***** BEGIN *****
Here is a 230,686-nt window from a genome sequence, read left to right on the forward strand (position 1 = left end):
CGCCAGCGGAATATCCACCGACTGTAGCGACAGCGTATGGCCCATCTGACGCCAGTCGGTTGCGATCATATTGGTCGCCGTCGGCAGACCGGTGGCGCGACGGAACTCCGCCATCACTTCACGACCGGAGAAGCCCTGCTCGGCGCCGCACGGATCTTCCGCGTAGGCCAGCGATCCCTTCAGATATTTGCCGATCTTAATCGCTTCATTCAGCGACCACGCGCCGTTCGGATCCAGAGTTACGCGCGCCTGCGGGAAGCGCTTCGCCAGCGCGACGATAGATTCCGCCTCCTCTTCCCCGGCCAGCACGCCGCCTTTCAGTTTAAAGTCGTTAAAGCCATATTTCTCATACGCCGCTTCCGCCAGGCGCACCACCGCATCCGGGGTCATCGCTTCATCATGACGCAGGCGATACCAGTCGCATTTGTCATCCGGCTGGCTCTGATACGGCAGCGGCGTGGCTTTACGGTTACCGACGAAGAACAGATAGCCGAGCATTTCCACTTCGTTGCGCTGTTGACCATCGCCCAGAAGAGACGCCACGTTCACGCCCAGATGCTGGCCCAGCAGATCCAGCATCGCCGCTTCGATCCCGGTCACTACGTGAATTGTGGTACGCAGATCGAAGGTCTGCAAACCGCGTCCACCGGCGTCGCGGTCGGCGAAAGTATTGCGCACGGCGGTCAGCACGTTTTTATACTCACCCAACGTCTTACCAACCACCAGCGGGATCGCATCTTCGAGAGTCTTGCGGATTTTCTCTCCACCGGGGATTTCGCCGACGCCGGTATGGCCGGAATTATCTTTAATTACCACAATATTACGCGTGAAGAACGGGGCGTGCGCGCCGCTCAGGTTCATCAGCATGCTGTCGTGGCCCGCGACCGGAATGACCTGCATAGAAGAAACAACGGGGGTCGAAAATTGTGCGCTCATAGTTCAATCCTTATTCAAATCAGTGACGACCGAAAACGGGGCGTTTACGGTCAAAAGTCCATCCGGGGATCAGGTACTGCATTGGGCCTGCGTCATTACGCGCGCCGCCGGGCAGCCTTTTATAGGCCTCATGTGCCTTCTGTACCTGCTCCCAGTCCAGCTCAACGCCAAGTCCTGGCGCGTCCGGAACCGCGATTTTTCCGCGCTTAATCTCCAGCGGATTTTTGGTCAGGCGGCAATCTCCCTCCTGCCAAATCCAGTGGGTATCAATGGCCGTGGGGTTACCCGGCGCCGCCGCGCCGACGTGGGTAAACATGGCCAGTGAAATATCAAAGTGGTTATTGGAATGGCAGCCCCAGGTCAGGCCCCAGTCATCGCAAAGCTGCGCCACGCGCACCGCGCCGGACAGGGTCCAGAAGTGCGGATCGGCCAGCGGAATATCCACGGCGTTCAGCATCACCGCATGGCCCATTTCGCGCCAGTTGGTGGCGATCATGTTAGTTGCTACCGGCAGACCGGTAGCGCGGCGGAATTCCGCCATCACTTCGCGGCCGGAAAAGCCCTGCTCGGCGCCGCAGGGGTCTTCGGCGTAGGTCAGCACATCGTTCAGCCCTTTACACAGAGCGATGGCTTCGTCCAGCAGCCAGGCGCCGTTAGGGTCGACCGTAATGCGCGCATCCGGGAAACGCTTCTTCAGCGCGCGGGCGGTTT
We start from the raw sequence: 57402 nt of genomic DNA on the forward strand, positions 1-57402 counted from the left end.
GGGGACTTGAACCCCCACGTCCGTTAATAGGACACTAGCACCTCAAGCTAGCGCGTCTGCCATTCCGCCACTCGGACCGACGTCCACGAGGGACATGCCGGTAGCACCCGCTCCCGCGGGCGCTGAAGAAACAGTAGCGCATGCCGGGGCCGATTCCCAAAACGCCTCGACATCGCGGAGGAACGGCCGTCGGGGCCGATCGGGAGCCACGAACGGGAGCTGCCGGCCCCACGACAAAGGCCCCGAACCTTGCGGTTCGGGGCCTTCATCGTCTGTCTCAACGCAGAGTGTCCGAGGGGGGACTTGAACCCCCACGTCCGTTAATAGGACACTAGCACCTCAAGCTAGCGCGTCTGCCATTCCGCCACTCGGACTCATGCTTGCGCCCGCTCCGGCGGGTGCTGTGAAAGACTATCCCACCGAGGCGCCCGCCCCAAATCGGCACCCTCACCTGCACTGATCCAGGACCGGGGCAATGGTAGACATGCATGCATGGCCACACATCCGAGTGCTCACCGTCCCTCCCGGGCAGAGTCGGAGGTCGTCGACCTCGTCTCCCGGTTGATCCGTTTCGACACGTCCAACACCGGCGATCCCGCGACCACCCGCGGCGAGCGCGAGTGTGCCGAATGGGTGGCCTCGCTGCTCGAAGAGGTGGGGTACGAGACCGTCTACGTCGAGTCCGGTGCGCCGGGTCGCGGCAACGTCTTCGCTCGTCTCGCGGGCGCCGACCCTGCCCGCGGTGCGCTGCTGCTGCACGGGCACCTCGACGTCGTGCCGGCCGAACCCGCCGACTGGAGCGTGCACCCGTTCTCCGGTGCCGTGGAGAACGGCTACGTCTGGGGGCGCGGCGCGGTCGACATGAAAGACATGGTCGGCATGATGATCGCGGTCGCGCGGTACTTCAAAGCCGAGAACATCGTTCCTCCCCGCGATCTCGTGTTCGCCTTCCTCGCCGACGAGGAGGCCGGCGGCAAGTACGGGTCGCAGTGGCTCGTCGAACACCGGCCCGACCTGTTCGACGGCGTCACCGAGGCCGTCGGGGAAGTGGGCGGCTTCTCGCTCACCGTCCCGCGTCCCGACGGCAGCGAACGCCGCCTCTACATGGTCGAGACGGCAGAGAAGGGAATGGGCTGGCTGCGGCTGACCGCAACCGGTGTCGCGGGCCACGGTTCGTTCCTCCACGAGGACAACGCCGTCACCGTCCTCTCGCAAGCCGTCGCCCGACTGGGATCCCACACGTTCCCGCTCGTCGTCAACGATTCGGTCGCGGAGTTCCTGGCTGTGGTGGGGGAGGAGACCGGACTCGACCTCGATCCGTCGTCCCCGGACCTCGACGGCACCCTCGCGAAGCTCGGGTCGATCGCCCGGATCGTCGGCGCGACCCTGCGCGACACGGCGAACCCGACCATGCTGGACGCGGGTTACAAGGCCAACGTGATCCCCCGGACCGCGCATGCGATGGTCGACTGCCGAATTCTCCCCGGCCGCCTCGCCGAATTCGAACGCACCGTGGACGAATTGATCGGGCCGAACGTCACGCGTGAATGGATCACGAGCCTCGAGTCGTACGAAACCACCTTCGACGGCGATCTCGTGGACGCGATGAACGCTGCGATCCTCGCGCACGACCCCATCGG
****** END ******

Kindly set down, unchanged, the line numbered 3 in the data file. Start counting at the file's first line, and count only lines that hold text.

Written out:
We start from the raw sequence: 57402 nt of genomic DNA on the forward strand, positions 1-57402 counted from the left end.